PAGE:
This final installment of the Steer Your Ship series starts with a bunch of insightful and genius questions, which you can listen to below, or you can get the abridged version and talk about your calendar. It’s the key to finding your rhythm.
Let’s create a personal calendar that takes time off for rest, allows steadiness or experimentation to take the stage, and that actively accounts for your energetic ebbing and flowing.
In my case, that means using times of peak energy to plan for the lower months. I call it a depression calendar: reasons to get out of the house when the sun sets at 4:30 p.m. and I’d rather be in bed than anywhere at all.
I’ve covered this in depth in episode 78, Depression: A Working Theory, but here’s the gist from a few years of playing with the methodology.
Finding a rhythm is all about making yourself do what you know you need.
Find reasons to leave the house if you’re naturally a hermit.
Find reasons to get dressed up if you’re always in sweatpants.
Find reasons to stay in if you’re always out and about.
Plan for the time you NEED.
The time you need is *not* the time you necessarily want in moments of exhaustion, which is how you end up wasting six hours every weekend morning scrolling, unable to find anything to do. It’s a recipe for misery and makes you feel all four kinds of tired.
If you’re like, YES BUT WHAT GOES ON THIS CALENDAR KRISTEN, hang with me.
You’re going to scour the internet and local bulletin boards for activities of all kinds.
Free places to look for activity inspiration include:
+ your local library calendar (Mister Rogers’ biographer is coming to Philadelphia!)
+ ongoing classes at the gym or pool that are free with membership
+ book release dates (add a reminder to order from the library when they’re released if you’re a recovering book-buying fiend ::coughBOOKWORMSFOREVER::cough)
+ festival calendars
+ outdoor exploration (which parks are nearby that you haven’t been to? Hiking trails? Lakes, mountains, bridges?)
+ any marches, walks, or protests you might want to attend (i.e. The Women’s March 2019)
+ pop-up art or shopping events in your area i.e. handmade markets for the holidays
+ new bookshops or coffee shops to visit (maybe this is only appealing to me, since I work from a coffee shop and love books so much? Here are my top 8 bookstores on earth.)
+ courses, books, or programs you’ve downloaded but haven’t yet completed
+ this equation.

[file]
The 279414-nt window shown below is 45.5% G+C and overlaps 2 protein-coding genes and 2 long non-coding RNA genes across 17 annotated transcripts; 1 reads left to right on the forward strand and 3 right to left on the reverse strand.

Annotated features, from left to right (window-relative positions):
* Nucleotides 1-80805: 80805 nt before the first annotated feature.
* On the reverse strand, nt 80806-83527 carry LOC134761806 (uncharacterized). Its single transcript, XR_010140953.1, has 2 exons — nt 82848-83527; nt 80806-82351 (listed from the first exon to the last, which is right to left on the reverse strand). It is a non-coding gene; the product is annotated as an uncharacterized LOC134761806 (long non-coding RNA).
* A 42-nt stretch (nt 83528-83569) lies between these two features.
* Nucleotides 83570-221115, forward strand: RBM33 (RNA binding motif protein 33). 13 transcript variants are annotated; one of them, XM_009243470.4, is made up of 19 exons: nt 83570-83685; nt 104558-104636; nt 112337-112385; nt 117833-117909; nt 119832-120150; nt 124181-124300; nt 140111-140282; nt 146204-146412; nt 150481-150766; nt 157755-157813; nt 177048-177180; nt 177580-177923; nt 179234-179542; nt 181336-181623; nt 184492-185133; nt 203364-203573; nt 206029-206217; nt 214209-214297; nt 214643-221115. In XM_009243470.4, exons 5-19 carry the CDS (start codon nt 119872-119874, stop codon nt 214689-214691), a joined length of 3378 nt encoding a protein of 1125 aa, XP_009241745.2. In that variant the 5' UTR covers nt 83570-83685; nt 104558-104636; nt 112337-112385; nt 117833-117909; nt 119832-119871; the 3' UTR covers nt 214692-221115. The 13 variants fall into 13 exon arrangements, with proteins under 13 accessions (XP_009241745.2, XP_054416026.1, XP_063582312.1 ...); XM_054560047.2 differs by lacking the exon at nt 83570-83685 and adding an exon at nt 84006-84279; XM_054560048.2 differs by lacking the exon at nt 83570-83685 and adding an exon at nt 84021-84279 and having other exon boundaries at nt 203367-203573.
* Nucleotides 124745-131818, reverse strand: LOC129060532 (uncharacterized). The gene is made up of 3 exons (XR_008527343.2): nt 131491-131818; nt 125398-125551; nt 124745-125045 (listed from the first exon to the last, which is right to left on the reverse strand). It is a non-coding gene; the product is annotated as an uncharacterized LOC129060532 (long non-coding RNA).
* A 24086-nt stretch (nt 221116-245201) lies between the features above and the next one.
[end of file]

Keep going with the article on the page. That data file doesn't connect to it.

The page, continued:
Any Activity + Snacks = A PARTY!
Viewing party! Reading party! Painting party! Rock climbing party! Manicure party! Knitting party! Clothing exchange party! ALL THE PARTIES! (Also parties can have 2 people. You and a friend make a party.)
Paid activities include:
+ concert calendars
+ movie release dates (isn’t seeing a movie on the big screen just BETTER?)
+ the local university’s Continuing Education classes
+ local ‘learning tree’ or nonprofit classes for enrichment (I’m taking yoga dance on Thursdays!)
+ holiday activities (corn mazes! Trick or treating! Sleigh rides! Pub crawls!)
+ local hotel stays (Tuesday night at a 4-star hotel in winter is 60-70% off the usual rate)
+ theater calendars (our local nonprofit theater plays Home Alone each year on the big screen for $5, free for members)
+ museum calendars (which artists and exhibits are coming to town?)
+ tourist attractions in your area (when’s the last time you showed another human where you live — what would you take them to see or do?)
+ Atlas Obscura landmarks
+ restaurant week calendars
+ cat cafe reservations (caffeine and cats = winning)
+ this equation.
Animal + Any Physical Activity = ADORABLE EXERCISE!
Goat yoga! Horse yoga! Cat yoga! These are real things!
Now, take it one step further.
Schedule any haircare, skincare, acupuncture, chiropractic visits, massages, or other bodily maintenance appointments months in advance. The sooner they’re locked into the calendar, the more likely you are to attend them. (Yes I know all about how you want to cancel the night before and the day of the appointment, but even if you *do* cancel, your next appointment is already made.)
You can plan to do better. WE can plan to do better.
The last thing my brain wants to do in January is come up with this stuff, since my brain is locked into existential ennui rivaling that of the French philosophers every winter. From here, though — at peak energy as summer closes — I know I’d freaking LOVE to take that class, see those paintings, hear that author speak, and watch that movie on release day.
Finally, you can make space to enrich yourself.
I’m not talking hashtag self care and scheduling a bath for next October. I’m talking about putting time on the calendar months from now to do the activities you most enjoy but ‘never have time for,’ whether that’s painting, skiing, writing, hiding from your family in a cabin on a lake (highly recommended), or actually reading the books you’ve purchased and formed into a wobbly bedside tower that threatens to kill you in your sleep.
You can give yourself things to look forward to — and those things don’t have to be dictated by your business, your kids, your partner, your pets, or your friends.
But you’ve gotta find a rhythm, then build that rhythm into your calendar from a few weeks or months out. (You can try doing this planning work for tomorrow, but it’s much harder to move events you’ve already committed to than to avoid committing to them in the first place.)
You don’t have to spin your wheels in overwhelm.
You don’t have to describe yourself as ‘busy’ to everyone who asks.
You don’t have to drown in tasks that no longer resonate with your business or your being.
And you certainly don’t have to give yourself over to misery and drudgery in the coming months.
Those are the four tenets of the Steer Your Ship curriculum, and registration for the program closes September 24th!